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Living In the Shadow of Angkor

Living In the Shadow of Angkor - How well archaeological practice actually records history

Since 2003, Dr Nancy Beavan has studied the Jar and Coffin Burial phenomena of the Cardamom Mountains, Cambodia. She was awarded a prestigious Marsden grant in 2013 to continue this work. The Cardamom Mountain Jar and Coffin mortuary ritual includes ceramic jars and log coffins (from locally harvested trees) as burial containers, which were set out on rock ledges at 10 currently known sites in the eastern Cardamom Massif. They date from AD 1395 to 1650. The time period reflects the 15th century decline of Angkor as the capital of the Khmer kingdom and the shift of power to new Mekong trade ports. However, the Jar and Coffin ritual practice has no relationship with any known mortuary practices during pre-Angkorian times or with the typical Hindu/Buddhist cremation rites in the 9th to 15th centuries of the Angkorian era.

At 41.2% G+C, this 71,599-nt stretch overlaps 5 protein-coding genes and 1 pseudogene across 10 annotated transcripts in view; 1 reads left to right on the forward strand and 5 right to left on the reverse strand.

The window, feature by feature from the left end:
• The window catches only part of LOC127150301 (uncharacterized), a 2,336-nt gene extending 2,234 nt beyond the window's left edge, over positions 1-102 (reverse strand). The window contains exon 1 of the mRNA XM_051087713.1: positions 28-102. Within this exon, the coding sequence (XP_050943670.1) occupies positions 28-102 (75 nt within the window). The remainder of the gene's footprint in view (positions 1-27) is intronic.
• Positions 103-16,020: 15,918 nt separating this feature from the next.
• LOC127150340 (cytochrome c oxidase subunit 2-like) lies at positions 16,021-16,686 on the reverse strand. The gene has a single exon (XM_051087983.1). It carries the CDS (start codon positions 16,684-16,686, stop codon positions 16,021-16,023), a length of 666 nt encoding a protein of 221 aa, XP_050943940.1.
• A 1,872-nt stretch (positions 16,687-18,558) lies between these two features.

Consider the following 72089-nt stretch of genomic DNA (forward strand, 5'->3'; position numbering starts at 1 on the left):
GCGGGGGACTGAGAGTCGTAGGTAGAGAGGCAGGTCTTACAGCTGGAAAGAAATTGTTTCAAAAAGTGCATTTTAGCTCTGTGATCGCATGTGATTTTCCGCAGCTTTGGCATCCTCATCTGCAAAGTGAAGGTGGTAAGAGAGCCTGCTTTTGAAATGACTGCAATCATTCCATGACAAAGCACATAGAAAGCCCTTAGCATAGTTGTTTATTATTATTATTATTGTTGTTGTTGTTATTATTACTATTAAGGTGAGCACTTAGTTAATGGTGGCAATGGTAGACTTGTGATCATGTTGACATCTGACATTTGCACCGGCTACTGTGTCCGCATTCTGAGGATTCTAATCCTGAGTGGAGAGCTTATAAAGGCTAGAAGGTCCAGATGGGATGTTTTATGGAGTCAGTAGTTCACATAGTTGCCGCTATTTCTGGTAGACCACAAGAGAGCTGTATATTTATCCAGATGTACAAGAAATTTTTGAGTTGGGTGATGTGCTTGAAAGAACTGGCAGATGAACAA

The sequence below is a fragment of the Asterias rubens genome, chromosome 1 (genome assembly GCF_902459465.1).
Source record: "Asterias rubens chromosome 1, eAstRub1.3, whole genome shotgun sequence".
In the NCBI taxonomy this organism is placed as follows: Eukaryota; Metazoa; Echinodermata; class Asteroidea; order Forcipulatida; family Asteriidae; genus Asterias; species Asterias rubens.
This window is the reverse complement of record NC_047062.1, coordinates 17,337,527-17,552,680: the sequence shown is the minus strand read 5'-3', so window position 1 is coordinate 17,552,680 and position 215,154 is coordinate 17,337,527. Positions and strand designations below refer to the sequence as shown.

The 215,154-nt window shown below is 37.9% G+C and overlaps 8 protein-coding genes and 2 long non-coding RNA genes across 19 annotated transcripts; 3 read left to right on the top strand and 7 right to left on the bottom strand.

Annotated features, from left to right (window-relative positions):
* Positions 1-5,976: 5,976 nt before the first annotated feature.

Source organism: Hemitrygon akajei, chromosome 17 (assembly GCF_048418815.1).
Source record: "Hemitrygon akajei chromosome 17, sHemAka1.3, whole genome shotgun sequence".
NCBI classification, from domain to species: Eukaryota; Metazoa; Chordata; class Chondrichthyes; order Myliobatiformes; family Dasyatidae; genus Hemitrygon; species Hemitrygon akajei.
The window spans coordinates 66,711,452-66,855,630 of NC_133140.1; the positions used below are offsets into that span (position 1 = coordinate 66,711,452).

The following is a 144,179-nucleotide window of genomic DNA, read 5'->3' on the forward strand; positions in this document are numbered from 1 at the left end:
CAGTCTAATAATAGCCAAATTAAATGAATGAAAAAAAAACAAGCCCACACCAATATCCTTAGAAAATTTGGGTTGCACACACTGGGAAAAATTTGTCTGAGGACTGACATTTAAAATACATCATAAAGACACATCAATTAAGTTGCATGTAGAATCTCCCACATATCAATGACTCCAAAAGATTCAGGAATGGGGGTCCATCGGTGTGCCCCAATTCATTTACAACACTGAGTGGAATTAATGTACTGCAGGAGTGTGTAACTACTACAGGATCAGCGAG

These sites had been known at least since the 1970’s. But why was this unusual phenomena never investigated and how did it affect the complete telling of the history of the period? Do potential archaeological investigations tend to focus on and fund ‘majestic’ stories rather than the histories of the common people? And is the idea that wider public is more likely to want to hear about the ‘majestic’ stories actually true? Come to discuss these ideas and more as Dr Nancy Beavan of the University of Otago shares handouts about these wondrous burial sites, and discusses the efforts to fund their investigation, and the public interest in a phenomena absolutely *not* about Angkor, yet which has indeed captured public imagination.

Dr Nancy Beavan is a Senior Research Fellow in the Anatomy Department of the Otago Medical School, University of Otago. She is a radiocarbon dating and isotope analysis specialist with over 25 years of experience in archaeological projects in New Zealand, the UK, Europe and S.E. Asia.

Thursday 29th May 2014
6.00pm – 7.30pm
Wholly Bagels
34 Knights Road
Lower Hutt


Supported by: GNS Science, Royal Society of New Zealand Wellington Branch,
Wholly Bagels (Lower Hutt) and Hutt City Council